The Carnivorous Plants of Tortuguero Lagoon

Situated between the municipalities of Manatí and Vega Baja, the Tortuguero lagoon covers an area of about 2.43 square kilometers and is Puerto Rico’s only freshwater lagoon. The lagoon is incorporated in the Tortuguero Lagoon Nature Reserve which also features marshes, swamps and silica sand deposits. The reserve provides a range of terrain supporting wildlife and some fascinating flora, including seven species of carnivorous plants. These include species of bladderworts (Utricularia) and sundews (Drosera), both of which are considered by conservationists to be endangered and in need of protection.

The sundew’s name is a reference to the drops of sticky substance, called mucilage, that gather on the tips of its tentacles, resembling drops of dew found on plants in the early morning. It is this sticky substance which enables the sundew to capture the insects they need to survive. Research has shown that carnivorous, or insectivorous, plants lack some of the enzymes present in other plants, and are therefore unable to derive all their nutritional requirements from the soil. Instead, they meet their nutritional needs by digesting insects. The plants use their sweet, sticky secretions to attract and trap insects, and then secrete a range of enzymes to dissolve the insect, with the resultant liquid being absorbed through the surface of its leaves. The sundew’s tentacles are exceptionally sensitive to any movement around it, responding in seconds, or even tenths of a second, when touched.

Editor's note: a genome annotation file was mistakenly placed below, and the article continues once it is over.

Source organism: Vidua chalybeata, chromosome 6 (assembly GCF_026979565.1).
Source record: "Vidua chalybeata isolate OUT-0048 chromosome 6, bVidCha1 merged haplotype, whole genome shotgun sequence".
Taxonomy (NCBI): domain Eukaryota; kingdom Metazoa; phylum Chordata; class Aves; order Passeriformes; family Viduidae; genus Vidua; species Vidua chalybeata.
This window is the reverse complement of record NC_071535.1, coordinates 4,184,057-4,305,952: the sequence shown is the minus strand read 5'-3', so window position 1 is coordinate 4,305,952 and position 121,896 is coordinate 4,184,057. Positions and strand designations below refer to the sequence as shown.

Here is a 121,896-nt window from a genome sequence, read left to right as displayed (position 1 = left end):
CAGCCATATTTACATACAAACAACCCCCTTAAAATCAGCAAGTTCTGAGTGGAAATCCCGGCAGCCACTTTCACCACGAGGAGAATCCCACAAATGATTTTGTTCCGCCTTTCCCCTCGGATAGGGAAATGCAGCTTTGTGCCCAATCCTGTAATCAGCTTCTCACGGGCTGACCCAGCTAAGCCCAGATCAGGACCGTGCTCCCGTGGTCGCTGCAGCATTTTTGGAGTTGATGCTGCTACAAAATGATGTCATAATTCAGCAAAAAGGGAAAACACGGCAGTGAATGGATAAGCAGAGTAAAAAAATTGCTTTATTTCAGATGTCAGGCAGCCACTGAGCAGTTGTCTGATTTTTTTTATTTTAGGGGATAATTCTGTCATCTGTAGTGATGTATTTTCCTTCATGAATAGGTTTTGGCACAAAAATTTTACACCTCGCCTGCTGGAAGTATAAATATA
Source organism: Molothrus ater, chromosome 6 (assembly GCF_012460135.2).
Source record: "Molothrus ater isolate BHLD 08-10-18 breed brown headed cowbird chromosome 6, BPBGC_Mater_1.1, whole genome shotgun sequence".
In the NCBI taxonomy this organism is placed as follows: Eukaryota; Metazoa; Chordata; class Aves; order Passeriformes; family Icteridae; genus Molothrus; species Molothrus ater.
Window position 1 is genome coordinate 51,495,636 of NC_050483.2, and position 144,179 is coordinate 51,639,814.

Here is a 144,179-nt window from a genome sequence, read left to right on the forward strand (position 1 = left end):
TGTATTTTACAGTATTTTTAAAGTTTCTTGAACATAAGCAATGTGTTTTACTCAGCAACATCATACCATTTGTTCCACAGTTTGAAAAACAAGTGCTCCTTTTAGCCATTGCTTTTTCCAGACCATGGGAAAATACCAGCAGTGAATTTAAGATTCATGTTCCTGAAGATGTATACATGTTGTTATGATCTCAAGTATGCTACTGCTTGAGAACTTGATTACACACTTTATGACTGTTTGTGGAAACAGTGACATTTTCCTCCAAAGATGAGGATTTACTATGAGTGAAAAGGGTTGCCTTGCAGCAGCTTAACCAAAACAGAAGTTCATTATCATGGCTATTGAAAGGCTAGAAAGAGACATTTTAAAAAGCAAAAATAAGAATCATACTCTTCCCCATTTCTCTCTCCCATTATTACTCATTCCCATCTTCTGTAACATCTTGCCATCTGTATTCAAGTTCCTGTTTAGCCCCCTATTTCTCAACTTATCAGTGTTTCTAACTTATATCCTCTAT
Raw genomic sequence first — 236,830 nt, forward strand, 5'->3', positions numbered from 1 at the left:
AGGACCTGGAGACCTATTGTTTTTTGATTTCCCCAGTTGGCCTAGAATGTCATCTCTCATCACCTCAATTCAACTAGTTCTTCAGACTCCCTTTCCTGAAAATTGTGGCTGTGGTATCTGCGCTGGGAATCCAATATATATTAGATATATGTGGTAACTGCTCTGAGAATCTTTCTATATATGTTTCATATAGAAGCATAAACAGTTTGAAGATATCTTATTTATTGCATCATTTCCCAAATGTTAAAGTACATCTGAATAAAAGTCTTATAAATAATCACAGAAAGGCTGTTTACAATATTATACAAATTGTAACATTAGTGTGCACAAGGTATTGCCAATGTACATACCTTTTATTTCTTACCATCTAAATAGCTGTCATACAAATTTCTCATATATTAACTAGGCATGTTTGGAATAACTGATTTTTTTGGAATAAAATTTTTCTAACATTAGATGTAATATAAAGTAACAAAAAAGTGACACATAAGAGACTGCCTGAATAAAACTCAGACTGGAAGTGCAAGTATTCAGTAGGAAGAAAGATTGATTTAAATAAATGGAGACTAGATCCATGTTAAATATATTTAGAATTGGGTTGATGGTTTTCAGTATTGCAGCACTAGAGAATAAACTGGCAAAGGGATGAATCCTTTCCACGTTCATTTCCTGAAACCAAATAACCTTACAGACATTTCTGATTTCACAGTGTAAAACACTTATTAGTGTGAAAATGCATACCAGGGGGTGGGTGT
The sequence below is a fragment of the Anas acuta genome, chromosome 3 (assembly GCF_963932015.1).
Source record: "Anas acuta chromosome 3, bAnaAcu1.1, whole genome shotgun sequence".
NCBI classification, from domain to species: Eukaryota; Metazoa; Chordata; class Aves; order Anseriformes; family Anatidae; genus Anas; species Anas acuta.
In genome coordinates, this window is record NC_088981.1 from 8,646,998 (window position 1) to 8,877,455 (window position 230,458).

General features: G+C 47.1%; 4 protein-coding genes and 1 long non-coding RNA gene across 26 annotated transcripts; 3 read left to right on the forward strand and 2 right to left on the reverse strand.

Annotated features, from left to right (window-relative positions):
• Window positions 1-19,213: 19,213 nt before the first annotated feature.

Sundews produce beautiful flowers which grow well clear of its mucilage-tipped tentacles, although it has been determined that sundews do not consume pollinating insects and quite a number of sundew species are self-pollinating. The continued existence of sundews is primarily threatened by habitat destruction. In Puerto Rico, the Tortuguero Lagoon was designated as a nature reserve in December 1979, as authorities acknowledged its importance to the ecology of the region. Be sure to take some time to examine these fascinating plants when visiting the Tortuguero Lagoon Nature Reserve in Puerto Rico.